Winning new clients in 2012

Guest opinion:
Len Grant considers the most effective way to develop your photographic business

New year. New start. It's the time when we all lift our heads up from our day-to-day responsibilities and try and see into the future. Where do we want to be and how are we going to get there?

For professional photographers, I guess, getting some new clients will be one of the new year resolutions. And this year that's going to be tougher than ever. Business development isn't everyone's favourite pastime but, if you're going to make it through this downturn, it has to be near the top of the to-do list.

Not so long ago I asked a group of final year photography students about their aspirations for the coming months.
"I want to be a documentary photographer," said more than one. Fine.
"And where would you sell your work?" I asked.
"Magazine supplements," they replied, "like Guardian Weekend." Fine again, it's great to have ambition.
"And who at the magazines are you going to contact, and how?"
The same was true for aspiring fashion and commercial photographers: only an idea of the sector in which they'd like to work but no plan beyond that, and this is just weeks before they step off the edge of the academic cliff and have to fly.

It's real people who commission photographers, not companies or magazines, and it's real people who need to know you exist.

So here's my top tip for 2012. Draw up a top ten of potential new clients and pin it up next to your computer. List the companies (or magazines, agents, galleries) you'd like to work for and next to each include the name of the person you need to influence. For a salesperson this is basic stuff, for photographers it's too often forgotten.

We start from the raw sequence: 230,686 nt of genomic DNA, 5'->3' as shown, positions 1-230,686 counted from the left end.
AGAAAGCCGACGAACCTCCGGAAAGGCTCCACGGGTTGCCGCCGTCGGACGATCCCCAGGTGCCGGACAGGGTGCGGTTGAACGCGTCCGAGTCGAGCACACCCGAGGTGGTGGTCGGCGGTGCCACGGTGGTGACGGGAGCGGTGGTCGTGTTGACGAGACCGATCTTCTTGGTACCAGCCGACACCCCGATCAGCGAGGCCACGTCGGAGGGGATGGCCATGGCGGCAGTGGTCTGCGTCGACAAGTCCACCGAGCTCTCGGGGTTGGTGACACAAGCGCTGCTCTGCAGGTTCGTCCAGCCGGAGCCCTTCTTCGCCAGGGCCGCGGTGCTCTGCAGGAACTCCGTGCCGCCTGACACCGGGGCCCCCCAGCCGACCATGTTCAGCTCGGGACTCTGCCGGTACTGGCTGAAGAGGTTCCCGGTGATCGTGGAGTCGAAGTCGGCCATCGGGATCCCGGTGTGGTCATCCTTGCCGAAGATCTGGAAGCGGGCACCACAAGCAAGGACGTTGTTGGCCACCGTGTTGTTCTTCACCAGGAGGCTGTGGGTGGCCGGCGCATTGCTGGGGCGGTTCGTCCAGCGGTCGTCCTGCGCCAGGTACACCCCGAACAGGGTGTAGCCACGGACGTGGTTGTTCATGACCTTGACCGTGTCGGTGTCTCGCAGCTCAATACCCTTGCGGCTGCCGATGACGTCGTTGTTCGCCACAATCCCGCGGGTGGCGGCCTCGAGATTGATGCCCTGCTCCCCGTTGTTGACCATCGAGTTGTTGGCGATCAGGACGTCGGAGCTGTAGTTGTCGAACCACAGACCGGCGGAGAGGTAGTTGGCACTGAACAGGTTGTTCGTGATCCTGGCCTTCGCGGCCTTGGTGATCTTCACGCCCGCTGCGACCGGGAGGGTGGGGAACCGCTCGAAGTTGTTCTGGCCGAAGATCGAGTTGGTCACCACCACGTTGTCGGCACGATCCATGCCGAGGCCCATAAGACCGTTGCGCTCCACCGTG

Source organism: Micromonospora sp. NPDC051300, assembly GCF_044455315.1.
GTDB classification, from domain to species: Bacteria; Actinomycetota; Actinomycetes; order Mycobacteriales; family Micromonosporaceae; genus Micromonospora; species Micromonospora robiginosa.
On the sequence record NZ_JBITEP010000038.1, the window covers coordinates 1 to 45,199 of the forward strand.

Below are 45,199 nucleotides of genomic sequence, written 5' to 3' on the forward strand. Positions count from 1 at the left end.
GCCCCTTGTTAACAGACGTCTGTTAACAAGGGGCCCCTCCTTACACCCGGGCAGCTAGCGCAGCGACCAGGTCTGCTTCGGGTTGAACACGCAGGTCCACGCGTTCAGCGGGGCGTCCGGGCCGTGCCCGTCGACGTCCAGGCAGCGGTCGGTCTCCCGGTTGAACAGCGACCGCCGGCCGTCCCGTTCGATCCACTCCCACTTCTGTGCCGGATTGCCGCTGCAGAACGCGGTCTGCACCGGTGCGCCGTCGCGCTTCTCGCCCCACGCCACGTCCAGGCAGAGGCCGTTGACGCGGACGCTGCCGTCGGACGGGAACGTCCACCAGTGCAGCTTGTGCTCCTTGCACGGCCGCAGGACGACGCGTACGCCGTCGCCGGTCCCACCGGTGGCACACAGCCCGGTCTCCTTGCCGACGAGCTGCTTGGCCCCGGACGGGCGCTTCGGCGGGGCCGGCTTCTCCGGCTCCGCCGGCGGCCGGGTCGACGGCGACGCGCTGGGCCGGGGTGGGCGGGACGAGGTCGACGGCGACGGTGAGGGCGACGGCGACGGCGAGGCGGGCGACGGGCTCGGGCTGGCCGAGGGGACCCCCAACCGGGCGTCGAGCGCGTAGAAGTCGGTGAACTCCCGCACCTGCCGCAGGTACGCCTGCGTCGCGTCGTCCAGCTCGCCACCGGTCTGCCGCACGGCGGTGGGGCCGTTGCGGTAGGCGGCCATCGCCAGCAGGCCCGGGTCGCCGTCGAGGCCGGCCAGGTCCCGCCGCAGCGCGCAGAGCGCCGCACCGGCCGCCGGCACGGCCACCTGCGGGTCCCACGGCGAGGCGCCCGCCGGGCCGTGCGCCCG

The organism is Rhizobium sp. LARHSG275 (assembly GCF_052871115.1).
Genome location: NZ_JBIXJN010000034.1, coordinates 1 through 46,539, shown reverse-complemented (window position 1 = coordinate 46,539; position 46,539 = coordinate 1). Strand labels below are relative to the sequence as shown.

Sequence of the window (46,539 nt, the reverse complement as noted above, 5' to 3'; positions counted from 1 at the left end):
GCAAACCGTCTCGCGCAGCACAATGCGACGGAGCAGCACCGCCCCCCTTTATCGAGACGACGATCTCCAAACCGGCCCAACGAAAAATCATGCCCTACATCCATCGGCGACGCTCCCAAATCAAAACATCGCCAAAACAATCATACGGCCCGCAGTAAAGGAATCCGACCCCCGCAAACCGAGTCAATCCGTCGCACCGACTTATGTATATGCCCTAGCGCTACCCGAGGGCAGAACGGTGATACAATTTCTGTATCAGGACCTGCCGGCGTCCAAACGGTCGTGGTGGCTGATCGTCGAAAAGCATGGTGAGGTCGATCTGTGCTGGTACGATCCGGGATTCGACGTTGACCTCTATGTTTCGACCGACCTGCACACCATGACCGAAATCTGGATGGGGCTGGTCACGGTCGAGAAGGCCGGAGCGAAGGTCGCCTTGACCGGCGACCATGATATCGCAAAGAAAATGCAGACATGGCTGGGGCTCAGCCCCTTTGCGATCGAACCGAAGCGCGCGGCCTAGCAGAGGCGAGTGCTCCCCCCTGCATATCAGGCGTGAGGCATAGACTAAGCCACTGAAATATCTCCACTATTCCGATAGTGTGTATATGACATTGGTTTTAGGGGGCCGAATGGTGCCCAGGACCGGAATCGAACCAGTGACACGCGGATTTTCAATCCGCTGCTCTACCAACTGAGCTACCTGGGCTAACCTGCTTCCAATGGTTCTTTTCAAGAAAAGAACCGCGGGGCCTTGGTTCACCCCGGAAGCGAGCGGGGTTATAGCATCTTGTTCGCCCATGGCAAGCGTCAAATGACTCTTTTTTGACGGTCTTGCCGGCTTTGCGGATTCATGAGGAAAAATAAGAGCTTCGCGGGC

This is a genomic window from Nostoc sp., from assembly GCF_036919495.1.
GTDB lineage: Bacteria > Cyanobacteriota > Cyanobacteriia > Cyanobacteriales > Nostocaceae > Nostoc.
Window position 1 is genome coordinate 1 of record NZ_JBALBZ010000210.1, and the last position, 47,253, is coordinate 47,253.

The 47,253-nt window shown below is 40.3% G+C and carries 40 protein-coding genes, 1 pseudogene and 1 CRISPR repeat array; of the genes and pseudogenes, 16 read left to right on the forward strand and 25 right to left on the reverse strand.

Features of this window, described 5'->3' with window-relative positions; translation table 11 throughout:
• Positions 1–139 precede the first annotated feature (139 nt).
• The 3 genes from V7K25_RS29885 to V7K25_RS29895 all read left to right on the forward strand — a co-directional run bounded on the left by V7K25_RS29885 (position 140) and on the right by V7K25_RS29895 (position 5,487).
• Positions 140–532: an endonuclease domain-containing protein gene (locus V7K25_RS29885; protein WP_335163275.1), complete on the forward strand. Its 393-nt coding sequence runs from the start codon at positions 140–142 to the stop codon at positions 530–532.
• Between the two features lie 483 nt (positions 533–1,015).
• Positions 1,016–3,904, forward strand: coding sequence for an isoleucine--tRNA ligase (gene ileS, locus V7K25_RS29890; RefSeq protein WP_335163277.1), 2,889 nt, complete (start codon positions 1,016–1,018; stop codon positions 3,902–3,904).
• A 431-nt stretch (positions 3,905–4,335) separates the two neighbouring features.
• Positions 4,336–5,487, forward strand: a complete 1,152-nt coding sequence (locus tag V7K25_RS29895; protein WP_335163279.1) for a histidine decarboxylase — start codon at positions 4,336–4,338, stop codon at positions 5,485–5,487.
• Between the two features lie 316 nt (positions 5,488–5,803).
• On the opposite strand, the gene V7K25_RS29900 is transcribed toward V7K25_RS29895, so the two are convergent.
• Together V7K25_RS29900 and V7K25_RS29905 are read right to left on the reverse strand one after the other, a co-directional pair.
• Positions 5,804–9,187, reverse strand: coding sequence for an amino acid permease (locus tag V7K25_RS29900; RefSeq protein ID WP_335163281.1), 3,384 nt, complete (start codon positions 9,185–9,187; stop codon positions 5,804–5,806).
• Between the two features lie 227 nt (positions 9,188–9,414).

Your top ten is a hit list. Magazine editors, press officers, public relations consultants, graphic designers, architects, web designers, artists, the local flower shop/restaurant/that small factory on the edge of town where your dad's mate works. Anyone you might expect to get work from. But be realistic. It's fine to aspire towards the national magazines but remember you can gain confidence and experience from smaller successes first.

Yes, websites are crucial and yes, social media should be part of the mix but sitting waiting for the phone to ring is not enough. Some commissions do come out of the blue it's true but generally you won't win work unless you put yourself in front of your potential clients.

Start working through your list and develop a strategy for getting yourself noticed. So, for instance, if you think your work might suit a particular graphic design company, the first thing you need to do is find out who is the right person to influence. This is the easy bit: phone and ask. Next decide how you might contact them.

Some time ago I asked some graphic design friends what it was like on their side of the fence. One said they get a dozen emails each day and mostly ignore them. They would only see new photographers who had been recommended. Conversely, another said they preferred an email approach and web link. They try to see as many new photographers as they can because they never know what the next new job will be and what style of photography they will need.

So you'll need to try different approaches as not all clients are the same. Certainly if you can get recommended that's best. Maybe you know someone who can introduce you. I was once so impressed with a new photographer's work that I set up meetings with some of my own clients so she might pick up some 'entry-level' commissions. She did.

Whatever approach you take – email, phone, old-fashioned letter, flyer – be persistent but not too persistent. Stalking is a real turn-off.

You will go through the whole of your top ten hit list and, if you are lucky, get one appointment to show your work. You might need to replenish your hit list several times before you actually get a commission. It's not easy, but if you make business development part of your daily routine, and spend as much time on that as you do on Twitter, Facebook or aimlessly surfing the web (I'm as guilty as the next person), then 2012 will be a good year. Good luck.

Len Grant's home page:

Redeye, Centre for Chinese Contemporary Art, Market Buildings, Thomas St, Manchester M4 1EU, UK
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